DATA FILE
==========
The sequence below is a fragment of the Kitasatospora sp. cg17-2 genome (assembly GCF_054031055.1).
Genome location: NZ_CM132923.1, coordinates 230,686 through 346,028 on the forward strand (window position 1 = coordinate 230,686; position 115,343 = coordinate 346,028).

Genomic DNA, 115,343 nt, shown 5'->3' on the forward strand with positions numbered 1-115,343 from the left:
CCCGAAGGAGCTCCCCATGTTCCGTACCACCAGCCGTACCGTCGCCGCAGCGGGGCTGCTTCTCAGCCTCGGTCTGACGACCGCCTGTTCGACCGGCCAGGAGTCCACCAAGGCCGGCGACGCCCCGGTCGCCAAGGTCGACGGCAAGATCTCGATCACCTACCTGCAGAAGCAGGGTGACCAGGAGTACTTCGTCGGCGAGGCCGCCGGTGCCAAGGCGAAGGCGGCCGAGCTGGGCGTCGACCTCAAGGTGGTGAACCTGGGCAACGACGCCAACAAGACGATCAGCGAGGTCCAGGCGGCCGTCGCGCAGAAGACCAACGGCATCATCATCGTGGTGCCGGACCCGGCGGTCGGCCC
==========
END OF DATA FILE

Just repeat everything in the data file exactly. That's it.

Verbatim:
The sequence below is a fragment of the Kitasatospora sp. cg17-2 genome (assembly GCF_054031055.1).
Genome location: NZ_CM132923.1, coordinates 230,686 through 346,028 on the forward strand (window position 1 = coordinate 230,686; position 115,343 = coordinate 346,028).

Genomic DNA, 115,343 nt, shown 5'->3' on the forward strand with positions numbered 1-115,343 from the left:
CCCGAAGGAGCTCCCCATGTTCCGTACCACCAGCCGTACCGTCGCCGCAGCGGGGCTGCTTCTCAGCCTCGGTCTGACGACCGCCTGTTCGACCGGCCAGGAGTCCACCAAGGCCGGCGACGCCCCGGTCGCCAAGGTCGACGGCAAGATCTCGATCACCTACCTGCAGAAGCAGGGTGACCAGGAGTACTTCGTCGGCGAGGCCGCCGGTGCCAAGGCGAAGGCGGCCGAGCTGGGCGTCGACCTCAAGGTGGTGAACCTGGGCAACGACGCCAACAAGACGATCAGCGAGGTCCAGGCGGCCGTCGCGCAGAAGACCAACGGCATCATCATCGTGGTGCCGGACCCGGCGGTCGGCCC